We want more science teachers to read this blog! This site is written with a wide and general readership in mind. But our teaching resources are designed to meet the needs of science teachers. In particular, the goals of Bugs in our Backyard jibe with the Next Generation Science Standards (NGSS) being adopted in many states.
A lot has been written about NGSS, and I cannot claim to be an expert on its pedagogy or implementation. However, as a college biologist, I see the NGSS as accomplishing two important ends. First, it’s been clear for several decades that students of all levels and learning styles benefit from more active and dynamic teaching methods. Second, the proscriptions of NGSS introduce, during K-12 education, the skills needed for scientific research and engineering.
How does NGSS work? Rather than presenting students with a scatter-shot list of facts and ideas, NGSS emphasizes a limited number of “core ideas” from traditional fields like chemistry, biology and earth science, and “cross-cutting concepts”, the recurring themes that unify the sciences. Classes following the NGSS will also emphasize the practices used in science, such as questioning, modeling, experimentation, data analysis, argumentation from evidence, critical evaluation, and communication. Content details are given on a few topics that are covered in depth. These topics serve as examples to support learning of the core idea.
Practicing scientists should herald the NGS movement. The practices listed above are ones that we try to foster at all levels, in college courses, graduate programs, and postdoctoral training. Even in an advanced graduate course, it is now impossible to give an exhaustive survey of knowledge in a field. In most subjects, an exhaustive survey would do a disservice to students. In the information age, it is now critical for students to become comfortable with a core set of skills they can apply to any new problem, to any new set of particulars. Again, this parallels the working life of scientists and engineers. New problems often require the exploration of new areas of background knowledge. In the course of researching wing polyphenism I’ve found myself looking into unfamiliar topics in cell cycle regulation, endocrinology, geometric morphometrics, multivariate statistics… It seems like every month there’s a new content on my mind, but investigation, analysis, evaluation and communication are constants.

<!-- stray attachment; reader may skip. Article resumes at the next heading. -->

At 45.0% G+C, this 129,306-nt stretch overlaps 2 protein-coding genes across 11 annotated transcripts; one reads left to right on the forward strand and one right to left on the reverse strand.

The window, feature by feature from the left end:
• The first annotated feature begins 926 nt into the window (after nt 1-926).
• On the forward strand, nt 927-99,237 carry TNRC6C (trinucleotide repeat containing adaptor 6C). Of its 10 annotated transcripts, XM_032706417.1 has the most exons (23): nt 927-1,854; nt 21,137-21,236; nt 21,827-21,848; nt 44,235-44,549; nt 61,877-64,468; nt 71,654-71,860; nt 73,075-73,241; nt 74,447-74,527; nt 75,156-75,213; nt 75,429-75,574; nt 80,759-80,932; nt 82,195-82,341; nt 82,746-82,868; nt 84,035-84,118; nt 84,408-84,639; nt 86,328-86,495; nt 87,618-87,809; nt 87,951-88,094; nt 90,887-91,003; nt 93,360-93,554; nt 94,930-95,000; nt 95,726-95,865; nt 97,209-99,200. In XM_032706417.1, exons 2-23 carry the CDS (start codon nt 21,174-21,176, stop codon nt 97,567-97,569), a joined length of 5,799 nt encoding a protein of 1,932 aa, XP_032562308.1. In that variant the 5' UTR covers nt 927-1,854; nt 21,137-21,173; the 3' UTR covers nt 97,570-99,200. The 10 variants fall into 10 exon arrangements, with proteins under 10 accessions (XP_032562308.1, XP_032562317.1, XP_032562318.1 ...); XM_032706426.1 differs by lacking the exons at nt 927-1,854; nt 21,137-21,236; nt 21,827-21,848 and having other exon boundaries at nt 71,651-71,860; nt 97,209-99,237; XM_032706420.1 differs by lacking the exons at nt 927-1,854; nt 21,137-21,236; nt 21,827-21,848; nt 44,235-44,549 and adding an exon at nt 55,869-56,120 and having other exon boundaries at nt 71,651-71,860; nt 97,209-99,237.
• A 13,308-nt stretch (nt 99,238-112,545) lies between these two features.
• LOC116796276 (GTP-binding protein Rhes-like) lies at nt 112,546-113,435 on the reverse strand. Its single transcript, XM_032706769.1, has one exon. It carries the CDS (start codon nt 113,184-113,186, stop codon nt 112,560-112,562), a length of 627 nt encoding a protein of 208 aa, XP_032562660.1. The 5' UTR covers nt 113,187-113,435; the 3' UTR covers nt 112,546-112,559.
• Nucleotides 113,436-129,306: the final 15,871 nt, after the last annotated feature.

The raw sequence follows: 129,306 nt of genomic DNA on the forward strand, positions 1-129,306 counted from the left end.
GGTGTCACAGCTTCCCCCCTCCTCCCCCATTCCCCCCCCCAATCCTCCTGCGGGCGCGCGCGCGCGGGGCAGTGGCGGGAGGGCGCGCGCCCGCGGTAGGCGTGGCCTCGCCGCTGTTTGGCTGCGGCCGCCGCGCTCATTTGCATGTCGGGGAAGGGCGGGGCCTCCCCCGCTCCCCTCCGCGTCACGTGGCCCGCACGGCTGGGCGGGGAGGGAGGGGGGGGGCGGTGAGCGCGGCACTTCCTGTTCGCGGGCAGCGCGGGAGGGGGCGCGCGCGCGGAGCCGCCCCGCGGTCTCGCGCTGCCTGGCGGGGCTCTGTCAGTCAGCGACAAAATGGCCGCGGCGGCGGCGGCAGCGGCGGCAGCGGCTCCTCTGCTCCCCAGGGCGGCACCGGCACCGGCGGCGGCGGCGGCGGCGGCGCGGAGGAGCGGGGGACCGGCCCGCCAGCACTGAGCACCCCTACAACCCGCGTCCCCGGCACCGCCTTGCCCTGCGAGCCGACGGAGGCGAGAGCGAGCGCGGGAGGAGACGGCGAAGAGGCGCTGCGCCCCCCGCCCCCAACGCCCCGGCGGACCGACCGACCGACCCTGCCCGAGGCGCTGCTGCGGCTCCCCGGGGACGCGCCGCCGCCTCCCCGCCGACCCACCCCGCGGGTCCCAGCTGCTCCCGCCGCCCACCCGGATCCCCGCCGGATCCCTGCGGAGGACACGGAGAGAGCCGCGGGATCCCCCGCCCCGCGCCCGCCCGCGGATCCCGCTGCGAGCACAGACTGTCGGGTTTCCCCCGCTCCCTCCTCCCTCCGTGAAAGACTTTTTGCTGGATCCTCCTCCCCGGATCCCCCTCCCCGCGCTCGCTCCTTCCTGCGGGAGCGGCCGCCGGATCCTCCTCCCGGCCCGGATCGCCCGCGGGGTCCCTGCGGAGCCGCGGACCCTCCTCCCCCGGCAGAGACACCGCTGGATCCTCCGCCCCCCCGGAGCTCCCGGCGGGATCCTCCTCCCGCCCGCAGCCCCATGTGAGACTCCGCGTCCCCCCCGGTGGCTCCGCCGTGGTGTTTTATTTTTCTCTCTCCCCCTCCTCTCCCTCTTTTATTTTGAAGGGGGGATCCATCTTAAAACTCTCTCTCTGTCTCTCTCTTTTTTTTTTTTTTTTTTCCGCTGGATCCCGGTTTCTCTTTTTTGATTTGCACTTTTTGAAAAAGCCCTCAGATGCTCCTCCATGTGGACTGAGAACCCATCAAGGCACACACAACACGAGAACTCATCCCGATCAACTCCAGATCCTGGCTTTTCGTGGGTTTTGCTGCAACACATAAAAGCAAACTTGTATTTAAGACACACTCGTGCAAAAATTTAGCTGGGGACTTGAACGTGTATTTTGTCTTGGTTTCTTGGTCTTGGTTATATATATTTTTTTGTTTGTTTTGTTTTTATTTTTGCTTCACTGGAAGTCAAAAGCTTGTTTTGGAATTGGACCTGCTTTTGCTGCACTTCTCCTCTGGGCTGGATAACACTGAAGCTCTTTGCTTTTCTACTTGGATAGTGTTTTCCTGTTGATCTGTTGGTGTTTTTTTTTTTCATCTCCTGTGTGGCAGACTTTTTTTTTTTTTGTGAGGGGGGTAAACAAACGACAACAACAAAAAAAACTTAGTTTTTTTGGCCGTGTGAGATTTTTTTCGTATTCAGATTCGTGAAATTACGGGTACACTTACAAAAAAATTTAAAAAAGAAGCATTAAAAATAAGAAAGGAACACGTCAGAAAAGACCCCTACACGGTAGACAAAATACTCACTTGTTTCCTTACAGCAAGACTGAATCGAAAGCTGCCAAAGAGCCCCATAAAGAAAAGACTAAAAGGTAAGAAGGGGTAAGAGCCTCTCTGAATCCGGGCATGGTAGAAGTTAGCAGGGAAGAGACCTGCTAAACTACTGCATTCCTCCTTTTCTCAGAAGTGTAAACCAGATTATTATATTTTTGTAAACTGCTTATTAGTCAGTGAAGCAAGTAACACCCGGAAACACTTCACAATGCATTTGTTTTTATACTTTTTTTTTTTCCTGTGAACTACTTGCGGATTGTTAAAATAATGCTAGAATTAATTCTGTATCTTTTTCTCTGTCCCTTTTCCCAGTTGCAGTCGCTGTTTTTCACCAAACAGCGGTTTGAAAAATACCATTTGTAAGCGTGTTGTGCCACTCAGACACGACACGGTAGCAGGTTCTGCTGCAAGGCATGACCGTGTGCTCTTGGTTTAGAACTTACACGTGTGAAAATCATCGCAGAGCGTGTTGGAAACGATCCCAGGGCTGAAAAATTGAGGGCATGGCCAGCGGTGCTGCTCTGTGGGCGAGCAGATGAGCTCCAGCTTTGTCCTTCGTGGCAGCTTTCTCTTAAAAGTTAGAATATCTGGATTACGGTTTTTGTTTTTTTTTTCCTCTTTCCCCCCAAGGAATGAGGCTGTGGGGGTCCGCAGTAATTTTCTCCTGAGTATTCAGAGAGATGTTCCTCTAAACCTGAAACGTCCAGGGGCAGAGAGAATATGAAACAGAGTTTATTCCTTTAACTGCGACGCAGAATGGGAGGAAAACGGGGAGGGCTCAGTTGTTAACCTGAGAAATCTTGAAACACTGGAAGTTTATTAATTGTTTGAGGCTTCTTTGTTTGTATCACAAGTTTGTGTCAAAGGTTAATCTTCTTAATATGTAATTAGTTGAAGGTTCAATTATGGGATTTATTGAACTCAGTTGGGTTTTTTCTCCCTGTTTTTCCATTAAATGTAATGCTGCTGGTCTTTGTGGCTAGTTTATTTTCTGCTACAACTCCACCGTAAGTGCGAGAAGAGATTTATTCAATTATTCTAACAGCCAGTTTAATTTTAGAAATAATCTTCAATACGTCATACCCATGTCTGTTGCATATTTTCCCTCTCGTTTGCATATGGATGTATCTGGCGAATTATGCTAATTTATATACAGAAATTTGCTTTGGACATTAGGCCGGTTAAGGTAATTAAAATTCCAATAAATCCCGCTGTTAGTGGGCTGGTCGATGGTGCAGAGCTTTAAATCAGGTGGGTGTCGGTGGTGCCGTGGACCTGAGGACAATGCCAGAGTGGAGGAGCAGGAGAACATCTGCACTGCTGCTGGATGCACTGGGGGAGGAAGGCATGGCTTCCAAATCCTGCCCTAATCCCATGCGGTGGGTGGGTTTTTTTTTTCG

So how does Bugs in our Backyard fit in? To understand wing polyphenism in soapberry bugs we have taken an integrative approach that covers a broad range of life science methods. The content on this site is intended to reflect that breath. To get specific, we cover NGSS core ideas LS1.A (structure and function), LS1.B (growth and development), LS2.C (ecosystems dynamics), LS3.A (inheritance), LS3.B (variation), LS4.B (natural selection), LS4.C (adaptation), and LS4.D (biodiversity and humans). As a citizen-science project BioB allow students to directly practice science. For younger students, the goals of the project can be presented simply as an exploration of biodiversity. Older students can be encouraged to use the collaboration’s data to test their own hypotheses about biodiversity or wing polyphenism. (Use this website as a forum to discuss or communicate your results!) Since this project will continue for at least the next 5 years, student participation in Bugs in our Backyard can a recurring element over multiple grades. This continuity is also promoted as a part of the NGSS framework.
As we move forward, I look forward to modifying this site to meet the needs of teachers, students, and others.